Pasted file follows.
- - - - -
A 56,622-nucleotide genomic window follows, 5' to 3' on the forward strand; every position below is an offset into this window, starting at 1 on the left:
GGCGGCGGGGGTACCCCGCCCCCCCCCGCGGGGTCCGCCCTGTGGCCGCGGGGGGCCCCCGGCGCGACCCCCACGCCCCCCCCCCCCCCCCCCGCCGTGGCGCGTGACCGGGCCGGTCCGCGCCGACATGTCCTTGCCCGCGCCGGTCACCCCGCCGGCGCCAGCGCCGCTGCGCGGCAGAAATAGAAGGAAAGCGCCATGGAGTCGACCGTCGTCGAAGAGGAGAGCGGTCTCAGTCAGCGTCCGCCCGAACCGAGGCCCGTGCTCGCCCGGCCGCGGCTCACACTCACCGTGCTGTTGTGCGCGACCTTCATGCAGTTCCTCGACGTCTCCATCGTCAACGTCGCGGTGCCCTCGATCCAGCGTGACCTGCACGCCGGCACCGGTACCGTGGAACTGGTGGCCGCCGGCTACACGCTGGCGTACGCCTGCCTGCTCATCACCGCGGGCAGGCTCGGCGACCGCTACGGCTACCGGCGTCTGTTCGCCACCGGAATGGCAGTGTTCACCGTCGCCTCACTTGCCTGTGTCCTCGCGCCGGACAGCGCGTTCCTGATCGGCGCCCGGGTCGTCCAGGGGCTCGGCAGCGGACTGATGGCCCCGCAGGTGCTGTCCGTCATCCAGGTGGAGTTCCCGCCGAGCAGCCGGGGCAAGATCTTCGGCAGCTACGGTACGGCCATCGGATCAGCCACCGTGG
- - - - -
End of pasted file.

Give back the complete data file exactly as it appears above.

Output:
A 56,622-nucleotide genomic window follows, 5' to 3' on the forward strand; every position below is an offset into this window, starting at 1 on the left:
GGCGGCGGGGGTACCCCGCCCCCCCCCGCGGGGTCCGCCCTGTGGCCGCGGGGGGCCCCCGGCGCGACCCCCACGCCCCCCCCCCCCCCCCCCGCCGTGGCGCGTGACCGGGCCGGTCCGCGCCGACATGTCCTTGCCCGCGCCGGTCACCCCGCCGGCGCCAGCGCCGCTGCGCGGCAGAAATAGAAGGAAAGCGCCATGGAGTCGACCGTCGTCGAAGAGGAGAGCGGTCTCAGTCAGCGTCCGCCCGAACCGAGGCCCGTGCTCGCCCGGCCGCGGCTCACACTCACCGTGCTGTTGTGCGCGACCTTCATGCAGTTCCTCGACGTCTCCATCGTCAACGTCGCGGTGCCCTCGATCCAGCGTGACCTGCACGCCGGCACCGGTACCGTGGAACTGGTGGCCGCCGGCTACACGCTGGCGTACGCCTGCCTGCTCATCACCGCGGGCAGGCTCGGCGACCGCTACGGCTACCGGCGTCTGTTCGCCACCGGAATGGCAGTGTTCACCGTCGCCTCACTTGCCTGTGTCCTCGCGCCGGACAGCGCGTTCCTGATCGGCGCCCGGGTCGTCCAGGGGCTCGGCAGCGGACTGATGGCCCCGCAGGTGCTGTCCGTCATCCAGGTGGAGTTCCCGCCGAGCAGCCGGGGCAAGATCTTCGGCAGCTACGGTACGGCCATCGGATCAGCCACCGTGG